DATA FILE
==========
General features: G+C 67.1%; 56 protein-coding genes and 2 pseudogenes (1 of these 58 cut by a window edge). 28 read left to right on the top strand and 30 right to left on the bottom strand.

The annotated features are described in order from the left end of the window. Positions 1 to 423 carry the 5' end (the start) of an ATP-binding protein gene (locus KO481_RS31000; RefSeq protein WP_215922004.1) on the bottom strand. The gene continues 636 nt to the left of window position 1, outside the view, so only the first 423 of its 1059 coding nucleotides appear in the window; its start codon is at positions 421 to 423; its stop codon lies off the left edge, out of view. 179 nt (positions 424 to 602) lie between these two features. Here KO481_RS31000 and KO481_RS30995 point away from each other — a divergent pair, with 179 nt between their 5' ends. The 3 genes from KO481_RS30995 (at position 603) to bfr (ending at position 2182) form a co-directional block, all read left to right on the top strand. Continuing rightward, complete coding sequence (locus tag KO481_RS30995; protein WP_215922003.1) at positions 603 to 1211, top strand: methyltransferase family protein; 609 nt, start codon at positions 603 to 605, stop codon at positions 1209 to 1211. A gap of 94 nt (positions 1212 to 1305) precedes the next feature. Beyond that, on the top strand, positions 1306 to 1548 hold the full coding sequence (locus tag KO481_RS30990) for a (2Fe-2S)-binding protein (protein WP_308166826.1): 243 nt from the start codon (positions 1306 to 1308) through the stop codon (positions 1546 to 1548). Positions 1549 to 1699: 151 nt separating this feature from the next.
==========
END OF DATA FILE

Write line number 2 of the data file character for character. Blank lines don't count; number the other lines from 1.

The annotated features are described in order from the left end of the window. Positions 1 to 423 carry the 5' end (the start) of an ATP-binding protein gene (locus KO481_RS31000; RefSeq protein WP_215922004.1) on the bottom strand. The gene continues 636 nt to the left of window position 1, outside the view, so only the first 423 of its 1059 coding nucleotides appear in the window; its start codon is at positions 421 to 423; its stop codon lies off the left edge, out of view. 179 nt (positions 424 to 602) lie between these two features. Here KO481_RS31000 and KO481_RS30995 point away from each other — a divergent pair, with 179 nt between their 5' ends. The 3 genes from KO481_RS30995 (at position 603) to bfr (ending at position 2182) form a co-directional block, all read left to right on the top strand. Continuing rightward, complete coding sequence (locus tag KO481_RS30995; protein WP_215922003.1) at positions 603 to 1211, top strand: methyltransferase family protein; 609 nt, start codon at positions 603 to 605, stop codon at positions 1209 to 1211. A gap of 94 nt (positions 1212 to 1305) precedes the next feature. Beyond that, on the top strand, positions 1306 to 1548 hold the full coding sequence (locus tag KO481_RS30990) for a (2Fe-2S)-binding protein (protein WP_308166826.1): 243 nt from the start codon (positions 1306 to 1308) through the stop codon (positions 1546 to 1548). Positions 1549 to 1699: 151 nt separating this feature from the next.